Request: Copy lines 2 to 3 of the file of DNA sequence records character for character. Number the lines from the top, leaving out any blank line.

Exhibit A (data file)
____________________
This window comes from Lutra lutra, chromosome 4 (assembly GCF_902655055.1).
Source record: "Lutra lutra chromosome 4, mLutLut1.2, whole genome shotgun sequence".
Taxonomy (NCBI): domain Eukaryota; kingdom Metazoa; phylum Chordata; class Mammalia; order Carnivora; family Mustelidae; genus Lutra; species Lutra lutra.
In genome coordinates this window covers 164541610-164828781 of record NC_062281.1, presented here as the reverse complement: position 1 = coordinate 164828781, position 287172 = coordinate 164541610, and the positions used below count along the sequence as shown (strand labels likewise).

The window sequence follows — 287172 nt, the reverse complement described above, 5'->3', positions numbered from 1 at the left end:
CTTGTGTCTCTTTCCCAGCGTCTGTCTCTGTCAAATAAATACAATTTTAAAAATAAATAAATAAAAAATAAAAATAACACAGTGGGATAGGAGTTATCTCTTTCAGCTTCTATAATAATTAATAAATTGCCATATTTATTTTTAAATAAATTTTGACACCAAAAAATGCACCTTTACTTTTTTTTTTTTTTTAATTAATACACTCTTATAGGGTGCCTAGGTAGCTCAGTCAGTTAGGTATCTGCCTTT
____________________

Source record: "Lutra lutra chromosome 4, mLutLut1.2, whole genome shotgun sequence".
Taxonomy (NCBI): domain Eukaryota; kingdom Metazoa; phylum Chordata; class Mammalia; order Carnivora; family Mustelidae; genus Lutra; species Lutra lutra.